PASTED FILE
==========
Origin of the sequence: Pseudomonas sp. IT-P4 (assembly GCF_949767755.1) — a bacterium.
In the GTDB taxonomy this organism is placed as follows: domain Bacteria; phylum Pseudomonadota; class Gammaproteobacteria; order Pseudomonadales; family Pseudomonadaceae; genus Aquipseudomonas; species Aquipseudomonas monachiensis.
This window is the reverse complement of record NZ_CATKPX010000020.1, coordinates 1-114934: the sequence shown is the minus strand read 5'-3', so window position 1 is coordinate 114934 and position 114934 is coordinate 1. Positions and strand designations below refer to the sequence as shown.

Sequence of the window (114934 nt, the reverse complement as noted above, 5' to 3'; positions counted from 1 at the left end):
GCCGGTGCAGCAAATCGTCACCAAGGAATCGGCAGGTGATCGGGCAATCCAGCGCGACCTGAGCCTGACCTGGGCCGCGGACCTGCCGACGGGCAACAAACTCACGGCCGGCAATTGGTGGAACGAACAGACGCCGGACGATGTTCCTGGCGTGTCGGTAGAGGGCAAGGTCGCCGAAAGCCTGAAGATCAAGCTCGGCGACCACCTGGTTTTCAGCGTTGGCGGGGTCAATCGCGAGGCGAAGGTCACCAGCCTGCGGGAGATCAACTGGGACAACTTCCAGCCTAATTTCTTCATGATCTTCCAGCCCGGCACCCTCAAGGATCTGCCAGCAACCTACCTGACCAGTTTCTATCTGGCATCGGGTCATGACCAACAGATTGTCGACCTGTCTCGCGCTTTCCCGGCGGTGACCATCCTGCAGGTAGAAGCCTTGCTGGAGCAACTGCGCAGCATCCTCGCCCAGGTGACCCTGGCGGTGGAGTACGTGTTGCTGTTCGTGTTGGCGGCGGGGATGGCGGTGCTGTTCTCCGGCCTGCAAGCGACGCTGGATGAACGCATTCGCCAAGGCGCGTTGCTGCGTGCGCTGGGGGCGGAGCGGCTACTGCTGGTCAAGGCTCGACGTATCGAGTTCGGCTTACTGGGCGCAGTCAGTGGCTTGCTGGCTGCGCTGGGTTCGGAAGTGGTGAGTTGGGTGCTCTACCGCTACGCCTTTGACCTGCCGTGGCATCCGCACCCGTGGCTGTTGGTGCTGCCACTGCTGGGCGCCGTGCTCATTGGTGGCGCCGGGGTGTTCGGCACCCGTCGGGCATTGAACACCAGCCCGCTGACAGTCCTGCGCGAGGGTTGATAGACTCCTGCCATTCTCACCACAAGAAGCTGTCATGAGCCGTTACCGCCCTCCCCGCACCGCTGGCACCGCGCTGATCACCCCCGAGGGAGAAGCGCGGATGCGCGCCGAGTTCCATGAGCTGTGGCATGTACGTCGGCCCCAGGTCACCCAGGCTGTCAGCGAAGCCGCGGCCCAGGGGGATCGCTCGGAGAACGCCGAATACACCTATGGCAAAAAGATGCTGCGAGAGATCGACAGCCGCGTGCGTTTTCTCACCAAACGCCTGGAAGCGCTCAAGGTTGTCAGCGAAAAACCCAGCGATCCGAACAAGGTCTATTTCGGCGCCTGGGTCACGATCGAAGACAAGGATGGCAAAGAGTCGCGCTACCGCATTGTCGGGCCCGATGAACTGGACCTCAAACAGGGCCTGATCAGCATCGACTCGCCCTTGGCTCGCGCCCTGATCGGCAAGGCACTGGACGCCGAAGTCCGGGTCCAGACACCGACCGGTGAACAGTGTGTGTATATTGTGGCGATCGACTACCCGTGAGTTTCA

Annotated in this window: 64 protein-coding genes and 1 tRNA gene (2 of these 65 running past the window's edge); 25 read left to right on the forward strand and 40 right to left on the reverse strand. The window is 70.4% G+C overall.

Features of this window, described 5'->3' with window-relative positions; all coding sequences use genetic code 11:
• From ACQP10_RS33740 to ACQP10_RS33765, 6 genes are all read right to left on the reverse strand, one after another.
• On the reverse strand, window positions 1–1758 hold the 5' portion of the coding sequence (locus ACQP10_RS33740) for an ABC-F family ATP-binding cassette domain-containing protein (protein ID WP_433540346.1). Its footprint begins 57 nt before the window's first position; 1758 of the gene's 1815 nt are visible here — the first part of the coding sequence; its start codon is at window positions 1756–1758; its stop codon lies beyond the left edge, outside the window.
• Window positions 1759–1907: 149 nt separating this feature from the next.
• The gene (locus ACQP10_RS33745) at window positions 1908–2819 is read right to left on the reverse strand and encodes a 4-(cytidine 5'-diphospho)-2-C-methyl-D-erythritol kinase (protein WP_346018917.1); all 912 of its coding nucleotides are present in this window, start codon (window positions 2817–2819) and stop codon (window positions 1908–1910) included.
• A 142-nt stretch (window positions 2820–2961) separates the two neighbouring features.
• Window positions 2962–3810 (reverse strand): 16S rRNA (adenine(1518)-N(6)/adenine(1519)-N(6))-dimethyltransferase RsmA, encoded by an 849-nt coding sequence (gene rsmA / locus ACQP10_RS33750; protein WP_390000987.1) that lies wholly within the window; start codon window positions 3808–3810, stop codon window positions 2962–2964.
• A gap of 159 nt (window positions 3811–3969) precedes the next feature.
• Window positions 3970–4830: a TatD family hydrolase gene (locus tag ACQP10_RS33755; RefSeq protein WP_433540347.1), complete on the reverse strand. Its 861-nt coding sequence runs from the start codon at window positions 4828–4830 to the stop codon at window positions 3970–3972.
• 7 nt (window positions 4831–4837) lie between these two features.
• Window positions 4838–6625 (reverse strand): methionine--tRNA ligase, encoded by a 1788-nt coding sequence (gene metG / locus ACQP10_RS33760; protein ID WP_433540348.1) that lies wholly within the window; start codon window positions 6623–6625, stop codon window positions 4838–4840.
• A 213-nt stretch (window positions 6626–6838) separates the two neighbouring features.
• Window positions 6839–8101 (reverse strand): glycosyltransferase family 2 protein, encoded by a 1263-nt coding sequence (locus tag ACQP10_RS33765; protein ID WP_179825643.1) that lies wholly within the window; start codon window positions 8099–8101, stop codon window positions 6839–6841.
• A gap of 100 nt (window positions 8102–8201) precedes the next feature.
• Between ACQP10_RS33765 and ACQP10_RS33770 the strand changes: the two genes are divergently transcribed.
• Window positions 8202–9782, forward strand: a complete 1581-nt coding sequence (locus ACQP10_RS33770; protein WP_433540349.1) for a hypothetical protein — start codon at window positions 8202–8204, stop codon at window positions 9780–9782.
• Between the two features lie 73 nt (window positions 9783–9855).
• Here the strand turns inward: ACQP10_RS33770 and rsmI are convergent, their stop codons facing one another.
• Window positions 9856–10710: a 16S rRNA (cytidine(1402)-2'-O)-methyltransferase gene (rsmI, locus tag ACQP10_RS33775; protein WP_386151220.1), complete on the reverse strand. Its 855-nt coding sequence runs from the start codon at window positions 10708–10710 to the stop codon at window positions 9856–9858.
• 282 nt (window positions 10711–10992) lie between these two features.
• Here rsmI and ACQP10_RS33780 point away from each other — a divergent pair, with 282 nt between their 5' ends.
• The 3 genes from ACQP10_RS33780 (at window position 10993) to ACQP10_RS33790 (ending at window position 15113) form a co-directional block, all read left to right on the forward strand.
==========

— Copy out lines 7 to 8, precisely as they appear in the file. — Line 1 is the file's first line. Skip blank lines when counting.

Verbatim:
Features of this window, described 5'->3' with window-relative positions; all coding sequences use genetic code 11:
• From ACQP10_RS33740 to ACQP10_RS33765, 6 genes are all read right to left on the reverse strand, one after another.